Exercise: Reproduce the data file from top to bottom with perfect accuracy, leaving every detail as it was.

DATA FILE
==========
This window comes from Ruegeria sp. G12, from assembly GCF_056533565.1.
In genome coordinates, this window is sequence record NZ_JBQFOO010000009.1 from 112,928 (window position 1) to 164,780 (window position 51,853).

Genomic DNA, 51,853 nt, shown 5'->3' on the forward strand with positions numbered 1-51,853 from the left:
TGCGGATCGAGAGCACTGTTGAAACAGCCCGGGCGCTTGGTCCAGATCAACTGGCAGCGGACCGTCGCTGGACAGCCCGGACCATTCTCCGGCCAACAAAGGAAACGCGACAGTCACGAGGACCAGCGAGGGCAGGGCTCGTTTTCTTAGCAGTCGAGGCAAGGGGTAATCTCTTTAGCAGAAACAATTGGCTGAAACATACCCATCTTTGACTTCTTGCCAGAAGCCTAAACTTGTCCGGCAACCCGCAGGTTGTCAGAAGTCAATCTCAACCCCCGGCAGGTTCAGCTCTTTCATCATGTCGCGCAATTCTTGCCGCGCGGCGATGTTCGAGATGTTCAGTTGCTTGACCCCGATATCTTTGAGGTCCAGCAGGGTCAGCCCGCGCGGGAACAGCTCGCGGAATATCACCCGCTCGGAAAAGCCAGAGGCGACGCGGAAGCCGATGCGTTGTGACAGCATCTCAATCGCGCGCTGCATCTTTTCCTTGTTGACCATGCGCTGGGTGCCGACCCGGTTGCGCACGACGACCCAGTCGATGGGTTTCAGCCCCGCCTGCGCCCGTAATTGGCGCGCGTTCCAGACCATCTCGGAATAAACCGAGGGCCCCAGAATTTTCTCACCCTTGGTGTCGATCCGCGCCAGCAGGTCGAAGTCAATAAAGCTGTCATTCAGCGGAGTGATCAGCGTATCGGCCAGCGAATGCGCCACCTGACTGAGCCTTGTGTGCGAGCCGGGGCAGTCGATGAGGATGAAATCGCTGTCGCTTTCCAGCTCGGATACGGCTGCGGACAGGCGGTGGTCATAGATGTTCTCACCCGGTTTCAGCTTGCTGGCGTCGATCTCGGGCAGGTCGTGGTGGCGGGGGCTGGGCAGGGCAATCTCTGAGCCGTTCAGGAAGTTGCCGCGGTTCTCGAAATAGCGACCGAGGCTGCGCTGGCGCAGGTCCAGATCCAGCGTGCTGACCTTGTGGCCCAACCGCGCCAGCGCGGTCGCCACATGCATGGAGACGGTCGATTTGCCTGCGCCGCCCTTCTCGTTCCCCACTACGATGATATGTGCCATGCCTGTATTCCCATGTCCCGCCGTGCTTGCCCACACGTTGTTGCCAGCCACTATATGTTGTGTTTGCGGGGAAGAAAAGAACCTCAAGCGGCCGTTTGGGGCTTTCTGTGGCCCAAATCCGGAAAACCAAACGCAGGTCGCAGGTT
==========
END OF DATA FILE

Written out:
This window comes from Ruegeria sp. G12, from assembly GCF_056533565.1.
In genome coordinates, this window is sequence record NZ_JBQFOO010000009.1 from 112,928 (window position 1) to 164,780 (window position 51,853).

Genomic DNA, 51,853 nt, shown 5'->3' on the forward strand with positions numbered 1-51,853 from the left:
TGCGGATCGAGAGCACTGTTGAAACAGCCCGGGCGCTTGGTCCAGATCAACTGGCAGCGGACCGTCGCTGGACAGCCCGGACCATTCTCCGGCCAACAAAGGAAACGCGACAGTCACGAGGACCAGCGAGGGCAGGGCTCGTTTTCTTAGCAGTCGAGGCAAGGGGTAATCTCTTTAGCAGAAACAATTGGCTGAAACATACCCATCTTTGACTTCTTGCCAGAAGCCTAAACTTGTCCGGCAACCCGCAGGTTGTCAGAAGTCAATCTCAACCCCCGGCAGGTTCAGCTCTTTCATCATGTCGCGCAATTCTTGCCGCGCGGCGATGTTCGAGATGTTCAGTTGCTTGACCCCGATATCTTTGAGGTCCAGCAGGGTCAGCCCGCGCGGGAACAGCTCGCGGAATATCACCCGCTCGGAAAAGCCAGAGGCGACGCGGAAGCCGATGCGTTGTGACAGCATCTCAATCGCGCGCTGCATCTTTTCCTTGTTGACCATGCGCTGGGTGCCGACCCGGTTGCGCACGACGACCCAGTCGATGGGTTTCAGCCCCGCCTGCGCCCGTAATTGGCGCGCGTTCCAGACCATCTCGGAATAAACCGAGGGCCCCAGAATTTTCTCACCCTTGGTGTCGATCCGCGCCAGCAGGTCGAAGTCAATAAAGCTGTCATTCAGCGGAGTGATCAGCGTATCGGCCAGCGAATGCGCCACCTGACTGAGCCTTGTGTGCGAGCCGGGGCAGTCGATGAGGATGAAATCGCTGTCGCTTTCCAGCTCGGATACGGCTGCGGACAGGCGGTGGTCATAGATGTTCTCACCCGGTTTCAGCTTGCTGGCGTCGATCTCGGGCAGGTCGTGGTGGCGGGGGCTGGGCAGGGCAATCTCTGAGCCGTTCAGGAAGTTGCCGCGGTTCTCGAAATAGCGACCGAGGCTGCGCTGGCGCAGGTCCAGATCCAGCGTGCTGACCTTGTGGCCCAACCGCGCCAGCGCGGTCGCCACATGCATGGAGACGGTCGATTTGCCTGCGCCGCCCTTCTCGTTCCCCACTACGATGATATGTGCCATGCCTGTATTCCCATGTCCCGCCGTGCTTGCCCACACGTTGTTGCCAGCCACTATATGTTGTGTTTGCGGGGAAGAAAAGAACCTCAAGCGGCCGTTTGGGGCTTTCTGTGGCCCAAATCCGGAAAACCAAACGCAGGTCGCAGGTT